MB: We wanted a Rickenbacker 12-string on 'You Bring Me Magic' and David mentioned that this guy Michael had one, so Michael showed up at a session which was the first time I met him. Skooshny was still together in theory, but it was very loose. Over the next couple of years various combinations of us put together what have been called 'experimental demos', sometimes it was just Michael and I, sometimes David was involved and a couple of times Bruce Wagner, David and' I went up and recorded. In the end Bruce and David went off and did other musical things, and while I was still writing songs the three of us did nothing musically together - and that was the end of Skooshny.

DW: The band didn't really break up we just stopped doing anything. I think we got the feeling that there just wasn't an audience for what we were trying to do. Bruce and I continued to do some stuff together, the best-known thing being a band called SS20 - and they certainly weren't a well-known band. From there I spent two years with Sylvia Junkosa in a band called To Damascus and shortly after that I worked with Davie Allen and the Arrows, did a little jam thing with him in the studio which is on a compilation called 'What Surf Three'. With these bands my drumming was inspired more by the wilder drummers like Mitch Mitchell, Ginger Baker or Keith Moon, whereas with Skooshny I generally stuck to a more Ringo Starr style I guess.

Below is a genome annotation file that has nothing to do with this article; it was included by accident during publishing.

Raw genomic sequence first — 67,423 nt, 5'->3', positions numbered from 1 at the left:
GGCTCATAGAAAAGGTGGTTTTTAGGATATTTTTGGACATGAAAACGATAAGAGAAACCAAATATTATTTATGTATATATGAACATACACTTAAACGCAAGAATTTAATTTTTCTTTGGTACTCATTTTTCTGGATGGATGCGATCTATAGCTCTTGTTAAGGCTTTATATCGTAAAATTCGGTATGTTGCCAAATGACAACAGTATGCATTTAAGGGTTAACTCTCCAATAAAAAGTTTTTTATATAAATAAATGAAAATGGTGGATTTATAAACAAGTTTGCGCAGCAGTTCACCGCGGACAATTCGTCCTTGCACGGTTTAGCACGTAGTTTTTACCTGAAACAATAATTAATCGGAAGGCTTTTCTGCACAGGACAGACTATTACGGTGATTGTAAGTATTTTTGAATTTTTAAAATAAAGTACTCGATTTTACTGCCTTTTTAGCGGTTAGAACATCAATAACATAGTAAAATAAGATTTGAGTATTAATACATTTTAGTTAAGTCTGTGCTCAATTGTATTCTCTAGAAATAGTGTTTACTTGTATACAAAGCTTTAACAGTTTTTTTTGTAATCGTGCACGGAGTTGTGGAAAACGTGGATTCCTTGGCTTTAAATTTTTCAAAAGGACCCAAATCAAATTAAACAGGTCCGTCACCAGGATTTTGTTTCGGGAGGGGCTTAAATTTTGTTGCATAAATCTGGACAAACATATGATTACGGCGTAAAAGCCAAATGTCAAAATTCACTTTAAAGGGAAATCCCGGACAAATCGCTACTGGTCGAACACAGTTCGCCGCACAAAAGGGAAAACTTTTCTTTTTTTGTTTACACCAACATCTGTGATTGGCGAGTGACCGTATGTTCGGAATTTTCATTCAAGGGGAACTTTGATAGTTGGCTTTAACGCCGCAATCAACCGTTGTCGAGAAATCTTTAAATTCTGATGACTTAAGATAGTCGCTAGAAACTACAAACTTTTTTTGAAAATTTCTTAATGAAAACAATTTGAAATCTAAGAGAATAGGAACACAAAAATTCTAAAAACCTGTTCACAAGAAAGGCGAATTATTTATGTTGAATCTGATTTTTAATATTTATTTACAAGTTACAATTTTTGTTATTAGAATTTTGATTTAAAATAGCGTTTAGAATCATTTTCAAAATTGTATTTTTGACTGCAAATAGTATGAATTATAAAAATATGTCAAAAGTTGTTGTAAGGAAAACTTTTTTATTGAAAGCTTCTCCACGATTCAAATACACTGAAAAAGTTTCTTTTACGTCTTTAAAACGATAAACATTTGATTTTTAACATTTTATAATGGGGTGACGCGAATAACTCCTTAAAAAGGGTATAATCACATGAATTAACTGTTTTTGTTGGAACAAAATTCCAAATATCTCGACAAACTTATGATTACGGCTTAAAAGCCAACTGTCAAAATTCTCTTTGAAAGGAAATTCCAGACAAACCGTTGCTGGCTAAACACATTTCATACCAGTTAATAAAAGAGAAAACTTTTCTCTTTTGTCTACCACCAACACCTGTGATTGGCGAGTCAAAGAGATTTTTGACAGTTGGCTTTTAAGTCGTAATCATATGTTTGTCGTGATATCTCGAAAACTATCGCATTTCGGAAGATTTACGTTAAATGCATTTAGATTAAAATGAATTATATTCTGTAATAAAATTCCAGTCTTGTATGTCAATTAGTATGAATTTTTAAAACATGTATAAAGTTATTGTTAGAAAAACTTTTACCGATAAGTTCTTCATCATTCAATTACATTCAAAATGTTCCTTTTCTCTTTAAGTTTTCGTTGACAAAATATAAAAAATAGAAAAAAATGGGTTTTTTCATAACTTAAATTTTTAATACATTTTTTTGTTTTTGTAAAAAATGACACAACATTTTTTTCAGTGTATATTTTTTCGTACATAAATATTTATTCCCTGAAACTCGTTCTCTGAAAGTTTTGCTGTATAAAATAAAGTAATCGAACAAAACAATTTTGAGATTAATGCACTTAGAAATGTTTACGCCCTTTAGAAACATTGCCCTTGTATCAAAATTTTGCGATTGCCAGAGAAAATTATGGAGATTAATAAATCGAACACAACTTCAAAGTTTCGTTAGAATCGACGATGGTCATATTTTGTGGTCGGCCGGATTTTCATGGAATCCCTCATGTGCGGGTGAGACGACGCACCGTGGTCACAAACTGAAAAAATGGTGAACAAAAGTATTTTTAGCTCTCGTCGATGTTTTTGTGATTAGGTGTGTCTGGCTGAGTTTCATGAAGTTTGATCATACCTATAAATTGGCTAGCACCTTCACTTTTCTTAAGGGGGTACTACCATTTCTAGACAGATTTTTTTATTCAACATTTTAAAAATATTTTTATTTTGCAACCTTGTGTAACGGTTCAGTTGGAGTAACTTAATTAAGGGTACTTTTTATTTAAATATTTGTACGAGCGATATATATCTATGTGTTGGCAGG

MB: I went on to do lyrics for various LA stage revues, it was a musical departure for me and at one point I thought I really should write for stage musicals but it really wasn't my natural genre.
Which is....?